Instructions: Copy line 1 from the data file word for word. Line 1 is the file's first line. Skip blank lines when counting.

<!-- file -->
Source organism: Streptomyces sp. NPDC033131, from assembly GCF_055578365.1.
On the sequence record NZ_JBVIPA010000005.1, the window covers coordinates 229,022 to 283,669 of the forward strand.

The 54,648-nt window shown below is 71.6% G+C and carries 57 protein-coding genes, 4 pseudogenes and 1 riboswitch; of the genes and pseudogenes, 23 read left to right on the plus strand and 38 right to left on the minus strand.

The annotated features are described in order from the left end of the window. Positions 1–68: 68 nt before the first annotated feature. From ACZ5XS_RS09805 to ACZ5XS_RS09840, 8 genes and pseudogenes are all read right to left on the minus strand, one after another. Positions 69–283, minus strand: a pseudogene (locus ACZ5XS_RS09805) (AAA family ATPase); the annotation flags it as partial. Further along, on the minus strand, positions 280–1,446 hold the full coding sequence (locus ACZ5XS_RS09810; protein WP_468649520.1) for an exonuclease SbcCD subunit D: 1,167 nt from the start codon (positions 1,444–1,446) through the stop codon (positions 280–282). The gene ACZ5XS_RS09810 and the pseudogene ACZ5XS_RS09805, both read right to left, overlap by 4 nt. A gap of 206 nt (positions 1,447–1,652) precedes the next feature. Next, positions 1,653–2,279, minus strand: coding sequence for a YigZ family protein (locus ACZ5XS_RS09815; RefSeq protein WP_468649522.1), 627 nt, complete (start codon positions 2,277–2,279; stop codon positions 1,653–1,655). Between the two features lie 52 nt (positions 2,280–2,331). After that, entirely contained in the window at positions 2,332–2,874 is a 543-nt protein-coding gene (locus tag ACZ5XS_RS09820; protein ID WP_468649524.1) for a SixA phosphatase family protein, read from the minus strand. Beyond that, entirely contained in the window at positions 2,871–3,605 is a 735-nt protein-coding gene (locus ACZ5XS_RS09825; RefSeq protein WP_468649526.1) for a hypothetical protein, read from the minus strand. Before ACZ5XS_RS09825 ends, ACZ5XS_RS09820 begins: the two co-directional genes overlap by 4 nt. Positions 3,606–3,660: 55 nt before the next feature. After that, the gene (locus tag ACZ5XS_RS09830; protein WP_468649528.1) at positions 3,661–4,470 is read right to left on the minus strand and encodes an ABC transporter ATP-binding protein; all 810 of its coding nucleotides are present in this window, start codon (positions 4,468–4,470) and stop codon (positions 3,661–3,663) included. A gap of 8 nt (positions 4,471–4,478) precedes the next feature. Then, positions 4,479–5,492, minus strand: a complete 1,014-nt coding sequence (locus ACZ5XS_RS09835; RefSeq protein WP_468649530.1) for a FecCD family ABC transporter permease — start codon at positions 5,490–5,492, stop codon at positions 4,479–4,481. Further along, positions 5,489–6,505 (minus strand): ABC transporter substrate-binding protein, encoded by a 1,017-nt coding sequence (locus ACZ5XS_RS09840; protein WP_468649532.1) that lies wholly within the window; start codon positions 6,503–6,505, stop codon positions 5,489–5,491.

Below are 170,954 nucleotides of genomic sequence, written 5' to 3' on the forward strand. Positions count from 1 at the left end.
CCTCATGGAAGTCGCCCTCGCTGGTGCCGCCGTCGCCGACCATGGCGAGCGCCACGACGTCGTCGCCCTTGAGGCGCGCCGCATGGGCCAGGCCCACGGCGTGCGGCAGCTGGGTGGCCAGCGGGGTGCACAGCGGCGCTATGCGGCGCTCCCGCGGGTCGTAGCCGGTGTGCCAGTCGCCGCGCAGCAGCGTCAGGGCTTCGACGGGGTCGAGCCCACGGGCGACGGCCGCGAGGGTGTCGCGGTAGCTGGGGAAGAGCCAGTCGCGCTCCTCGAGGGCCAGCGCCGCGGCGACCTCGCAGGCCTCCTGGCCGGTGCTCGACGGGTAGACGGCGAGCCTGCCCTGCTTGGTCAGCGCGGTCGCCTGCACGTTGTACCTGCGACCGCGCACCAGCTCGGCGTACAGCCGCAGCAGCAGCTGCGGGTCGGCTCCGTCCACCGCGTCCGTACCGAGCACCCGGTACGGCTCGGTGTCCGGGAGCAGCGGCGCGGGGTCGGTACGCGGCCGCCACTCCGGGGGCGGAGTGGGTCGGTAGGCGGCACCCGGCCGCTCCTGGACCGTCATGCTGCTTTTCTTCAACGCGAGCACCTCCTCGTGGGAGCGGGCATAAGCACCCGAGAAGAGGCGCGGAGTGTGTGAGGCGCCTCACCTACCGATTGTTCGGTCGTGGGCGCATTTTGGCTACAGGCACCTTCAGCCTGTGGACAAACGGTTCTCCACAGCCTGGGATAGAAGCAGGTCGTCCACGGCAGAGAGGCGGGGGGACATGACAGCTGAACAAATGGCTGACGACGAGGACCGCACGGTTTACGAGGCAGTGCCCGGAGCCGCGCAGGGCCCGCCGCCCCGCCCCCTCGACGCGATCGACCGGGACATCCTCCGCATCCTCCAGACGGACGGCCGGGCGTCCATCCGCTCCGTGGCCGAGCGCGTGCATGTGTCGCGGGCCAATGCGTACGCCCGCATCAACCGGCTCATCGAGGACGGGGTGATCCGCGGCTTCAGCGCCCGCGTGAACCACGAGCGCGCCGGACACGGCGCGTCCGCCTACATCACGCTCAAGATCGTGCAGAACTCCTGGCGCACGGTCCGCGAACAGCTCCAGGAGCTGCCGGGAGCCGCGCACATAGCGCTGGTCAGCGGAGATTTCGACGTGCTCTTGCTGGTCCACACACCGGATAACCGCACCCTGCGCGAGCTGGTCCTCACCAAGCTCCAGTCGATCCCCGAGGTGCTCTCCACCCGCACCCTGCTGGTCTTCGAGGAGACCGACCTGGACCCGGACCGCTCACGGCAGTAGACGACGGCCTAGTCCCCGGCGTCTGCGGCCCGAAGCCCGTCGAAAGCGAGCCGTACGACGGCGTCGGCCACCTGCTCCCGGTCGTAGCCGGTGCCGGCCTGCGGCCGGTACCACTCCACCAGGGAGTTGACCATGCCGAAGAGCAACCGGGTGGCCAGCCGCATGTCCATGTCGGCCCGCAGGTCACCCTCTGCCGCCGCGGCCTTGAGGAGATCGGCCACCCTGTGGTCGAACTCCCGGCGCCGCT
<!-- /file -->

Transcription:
Source organism: Streptomyces sp. NPDC033131, from assembly GCF_055578365.1.